2020 journal article
Neuronal networks that regulate gonadotropin-releasing hormone/luteinizing hormone secretion during undernutrition: evidence from sheep
Domestic Animal Endocrinology, 3, 106469.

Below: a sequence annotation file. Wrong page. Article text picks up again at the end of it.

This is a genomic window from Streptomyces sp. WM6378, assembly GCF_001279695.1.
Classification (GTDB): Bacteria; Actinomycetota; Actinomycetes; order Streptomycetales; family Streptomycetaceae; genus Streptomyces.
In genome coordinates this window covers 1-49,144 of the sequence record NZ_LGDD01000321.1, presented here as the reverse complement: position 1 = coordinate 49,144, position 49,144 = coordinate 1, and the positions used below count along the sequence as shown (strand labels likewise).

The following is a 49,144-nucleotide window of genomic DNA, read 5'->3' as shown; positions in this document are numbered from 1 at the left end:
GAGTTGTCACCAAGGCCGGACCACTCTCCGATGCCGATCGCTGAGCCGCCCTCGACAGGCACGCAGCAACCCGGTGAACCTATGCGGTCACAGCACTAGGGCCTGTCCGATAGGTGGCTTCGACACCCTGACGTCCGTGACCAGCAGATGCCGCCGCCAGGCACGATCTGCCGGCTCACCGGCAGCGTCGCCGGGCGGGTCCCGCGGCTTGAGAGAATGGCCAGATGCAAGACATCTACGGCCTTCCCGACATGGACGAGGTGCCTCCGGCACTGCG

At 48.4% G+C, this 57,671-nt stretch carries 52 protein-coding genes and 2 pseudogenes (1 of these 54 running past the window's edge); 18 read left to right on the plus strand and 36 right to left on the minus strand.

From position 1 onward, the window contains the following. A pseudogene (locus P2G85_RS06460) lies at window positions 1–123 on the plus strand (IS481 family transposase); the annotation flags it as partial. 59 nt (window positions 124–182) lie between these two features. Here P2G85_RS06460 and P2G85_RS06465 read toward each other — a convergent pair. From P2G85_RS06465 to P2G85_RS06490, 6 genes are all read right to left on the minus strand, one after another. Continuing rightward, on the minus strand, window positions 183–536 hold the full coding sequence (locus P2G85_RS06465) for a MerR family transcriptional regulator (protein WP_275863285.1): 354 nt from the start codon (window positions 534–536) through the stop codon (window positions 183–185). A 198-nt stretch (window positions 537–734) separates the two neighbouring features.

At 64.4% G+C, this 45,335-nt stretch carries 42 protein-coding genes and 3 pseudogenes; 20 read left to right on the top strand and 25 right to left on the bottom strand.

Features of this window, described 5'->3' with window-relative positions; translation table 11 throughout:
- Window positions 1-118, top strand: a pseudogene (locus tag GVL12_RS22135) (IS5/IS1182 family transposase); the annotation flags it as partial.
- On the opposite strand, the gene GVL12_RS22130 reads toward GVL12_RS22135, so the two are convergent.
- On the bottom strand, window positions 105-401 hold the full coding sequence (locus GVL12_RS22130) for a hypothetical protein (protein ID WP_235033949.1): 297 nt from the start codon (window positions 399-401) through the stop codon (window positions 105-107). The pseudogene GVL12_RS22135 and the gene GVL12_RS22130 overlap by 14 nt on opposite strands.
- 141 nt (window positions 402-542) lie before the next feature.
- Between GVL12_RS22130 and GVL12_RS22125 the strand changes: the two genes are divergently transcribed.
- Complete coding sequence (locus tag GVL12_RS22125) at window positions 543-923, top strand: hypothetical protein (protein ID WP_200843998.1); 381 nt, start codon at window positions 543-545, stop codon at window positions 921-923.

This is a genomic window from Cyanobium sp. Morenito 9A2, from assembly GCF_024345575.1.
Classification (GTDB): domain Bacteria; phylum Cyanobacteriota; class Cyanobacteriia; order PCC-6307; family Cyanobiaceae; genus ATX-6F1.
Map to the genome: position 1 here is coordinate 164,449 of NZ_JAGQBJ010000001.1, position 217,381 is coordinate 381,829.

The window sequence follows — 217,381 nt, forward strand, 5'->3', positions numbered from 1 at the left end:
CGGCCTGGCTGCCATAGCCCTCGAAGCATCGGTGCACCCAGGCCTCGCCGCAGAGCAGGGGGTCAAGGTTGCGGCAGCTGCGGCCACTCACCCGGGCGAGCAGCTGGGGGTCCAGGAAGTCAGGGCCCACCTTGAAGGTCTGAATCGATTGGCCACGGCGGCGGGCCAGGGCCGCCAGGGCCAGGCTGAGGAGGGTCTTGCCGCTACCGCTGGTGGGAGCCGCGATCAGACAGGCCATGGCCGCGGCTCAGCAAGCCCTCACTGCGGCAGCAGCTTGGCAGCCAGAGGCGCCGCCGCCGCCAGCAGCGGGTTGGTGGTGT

Gonadotropin-releasing hormone (GnRH) neurons are the final common conduit from the central nervous system in the reproductive axis, controlling luteinizing hormone (LH) secretion from the gonadotropes of the anterior pituitary. Although it is generally accepted that undernutrition inhibits GnRH/LH secretion, the central mechanisms that underlie the link between energy balance and reproduction remain to be fully elucidated. Sheep have been a longstanding and invaluable animal model for examination of the nutritional regulation of GnRH/LH secretion, given their ability to serve a biomedical and agricultural purpose. In this review, we summarize work that has used the ovine model to examine the central mechanisms whereby undernutrition regulates GnRH/LH secretion. Specifically, we focus our attention to the arcuate nucleus of the hypothalamus and on neurons that express kisspeptin, neurokinin B, dynorphin, proopiomelanocortin, and neuropeptide y/agouti-related peptide (NPY/AgRP). We examine their roles in mediating the effects of leptin and insulin and their effects on LH during undernutrition, as well as their regulation under conditions of undernutrition. This review will also highlight the interactions between the aforementioned neuronal networks themselves, which may be important for our understanding of the roles each play in relaying information regarding energy status during times of undernutrition to ultimately regulate GnRH/LH secretion.